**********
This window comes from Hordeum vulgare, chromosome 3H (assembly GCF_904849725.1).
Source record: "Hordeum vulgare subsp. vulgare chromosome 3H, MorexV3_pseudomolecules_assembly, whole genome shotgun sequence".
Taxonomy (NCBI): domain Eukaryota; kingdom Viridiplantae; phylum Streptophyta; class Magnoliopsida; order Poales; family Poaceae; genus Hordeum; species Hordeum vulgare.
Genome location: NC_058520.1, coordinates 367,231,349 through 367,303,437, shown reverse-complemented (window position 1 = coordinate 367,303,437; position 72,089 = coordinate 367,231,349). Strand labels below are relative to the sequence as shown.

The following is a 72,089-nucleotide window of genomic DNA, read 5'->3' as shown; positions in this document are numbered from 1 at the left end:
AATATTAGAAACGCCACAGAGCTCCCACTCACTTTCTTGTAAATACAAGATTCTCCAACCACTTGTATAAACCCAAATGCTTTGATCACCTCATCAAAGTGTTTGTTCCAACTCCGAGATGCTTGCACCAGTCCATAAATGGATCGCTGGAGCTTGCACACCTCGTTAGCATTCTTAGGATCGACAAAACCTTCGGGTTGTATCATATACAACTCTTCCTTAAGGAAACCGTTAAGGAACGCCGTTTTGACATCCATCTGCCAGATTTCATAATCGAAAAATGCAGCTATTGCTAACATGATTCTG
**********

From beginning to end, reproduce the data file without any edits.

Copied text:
This window comes from Hordeum vulgare, chromosome 3H (assembly GCF_904849725.1).
Source record: "Hordeum vulgare subsp. vulgare chromosome 3H, MorexV3_pseudomolecules_assembly, whole genome shotgun sequence".
Taxonomy (NCBI): domain Eukaryota; kingdom Viridiplantae; phylum Streptophyta; class Magnoliopsida; order Poales; family Poaceae; genus Hordeum; species Hordeum vulgare.
Genome location: NC_058520.1, coordinates 367,231,349 through 367,303,437, shown reverse-complemented (window position 1 = coordinate 367,303,437; position 72,089 = coordinate 367,231,349). Strand labels below are relative to the sequence as shown.

The following is a 72,089-nucleotide window of genomic DNA, read 5'->3' as shown; positions in this document are numbered from 1 at the left end:
AATATTAGAAACGCCACAGAGCTCCCACTCACTTTCTTGTAAATACAAGATTCTCCAACCACTTGTATAAACCCAAATGCTTTGATCACCTCATCAAAGTGTTTGTTCCAACTCCGAGATGCTTGCACCAGTCCATAAATGGATCGCTGGAGCTTGCACACCTCGTTAGCATTCTTAGGATCGACAAAACCTTCGGGTTGTATCATATACAACTCTTCCTTAAGGAAACCGTTAAGGAACGCCGTTTTGACATCCATCTGCCAGATTTCATAATCGAAAAATGCAGCTATTGCTAACATGATTCTG